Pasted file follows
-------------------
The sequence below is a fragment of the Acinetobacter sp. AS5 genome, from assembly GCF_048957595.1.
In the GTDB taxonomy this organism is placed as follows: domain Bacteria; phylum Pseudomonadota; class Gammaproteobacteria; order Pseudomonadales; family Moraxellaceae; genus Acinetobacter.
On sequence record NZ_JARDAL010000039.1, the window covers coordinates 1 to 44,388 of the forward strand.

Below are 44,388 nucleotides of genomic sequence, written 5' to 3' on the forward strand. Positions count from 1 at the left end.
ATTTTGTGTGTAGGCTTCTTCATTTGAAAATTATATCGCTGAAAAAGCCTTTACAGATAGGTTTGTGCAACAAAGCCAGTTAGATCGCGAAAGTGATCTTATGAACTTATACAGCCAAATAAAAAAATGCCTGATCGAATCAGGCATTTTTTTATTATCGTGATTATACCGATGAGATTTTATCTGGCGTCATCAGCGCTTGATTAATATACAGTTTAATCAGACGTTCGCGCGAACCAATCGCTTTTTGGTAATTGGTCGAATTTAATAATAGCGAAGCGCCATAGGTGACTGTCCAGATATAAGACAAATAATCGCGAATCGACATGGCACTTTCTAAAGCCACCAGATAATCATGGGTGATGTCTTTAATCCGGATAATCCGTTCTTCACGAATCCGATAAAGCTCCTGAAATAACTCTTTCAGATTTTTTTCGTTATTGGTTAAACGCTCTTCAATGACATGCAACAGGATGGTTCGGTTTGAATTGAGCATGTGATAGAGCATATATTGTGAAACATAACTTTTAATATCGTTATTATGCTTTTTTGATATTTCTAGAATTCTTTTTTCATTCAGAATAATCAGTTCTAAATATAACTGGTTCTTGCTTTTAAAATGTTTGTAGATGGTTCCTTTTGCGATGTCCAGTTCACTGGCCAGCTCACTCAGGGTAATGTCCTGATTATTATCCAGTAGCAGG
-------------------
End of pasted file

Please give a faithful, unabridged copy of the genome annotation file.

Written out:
The sequence below is a fragment of the Acinetobacter sp. AS5 genome, from assembly GCF_048957595.1.
In the GTDB taxonomy this organism is placed as follows: domain Bacteria; phylum Pseudomonadota; class Gammaproteobacteria; order Pseudomonadales; family Moraxellaceae; genus Acinetobacter.
On sequence record NZ_JARDAL010000039.1, the window covers coordinates 1 to 44,388 of the forward strand.

Below are 44,388 nucleotides of genomic sequence, written 5' to 3' on the forward strand. Positions count from 1 at the left end.
ATTTTGTGTGTAGGCTTCTTCATTTGAAAATTATATCGCTGAAAAAGCCTTTACAGATAGGTTTGTGCAACAAAGCCAGTTAGATCGCGAAAGTGATCTTATGAACTTATACAGCCAAATAAAAAAATGCCTGATCGAATCAGGCATTTTTTTATTATCGTGATTATACCGATGAGATTTTATCTGGCGTCATCAGCGCTTGATTAATATACAGTTTAATCAGACGTTCGCGCGAACCAATCGCTTTTTGGTAATTGGTCGAATTTAATAATAGCGAAGCGCCATAGGTGACTGTCCAGATATAAGACAAATAATCGCGAATCGACATGGCACTTTCTAAAGCCACCAGATAATCATGGGTGATGTCTTTAATCCGGATAATCCGTTCTTCACGAATCCGATAAAGCTCCTGAAATAACTCTTTCAGATTTTTTTCGTTATTGGTTAAACGCTCTTCAATGACATGCAACAGGATGGTTCGGTTTGAATTGAGCATGTGATAGAGCATATATTGTGAAACATAACTTTTAATATCGTTATTATGCTTTTTTGATATTTCTAGAATTCTTTTTTCATTCAGAATAATCAGTTCTAAATATAACTGGTTCTTGCTTTTAAAATGTTTGTAGATGGTTCCTTTTGCGATGTCCAGTTCACTGGCCAGCTCACTCAGGGTAATGTCCTGATTATTATCCAGTAGCAGG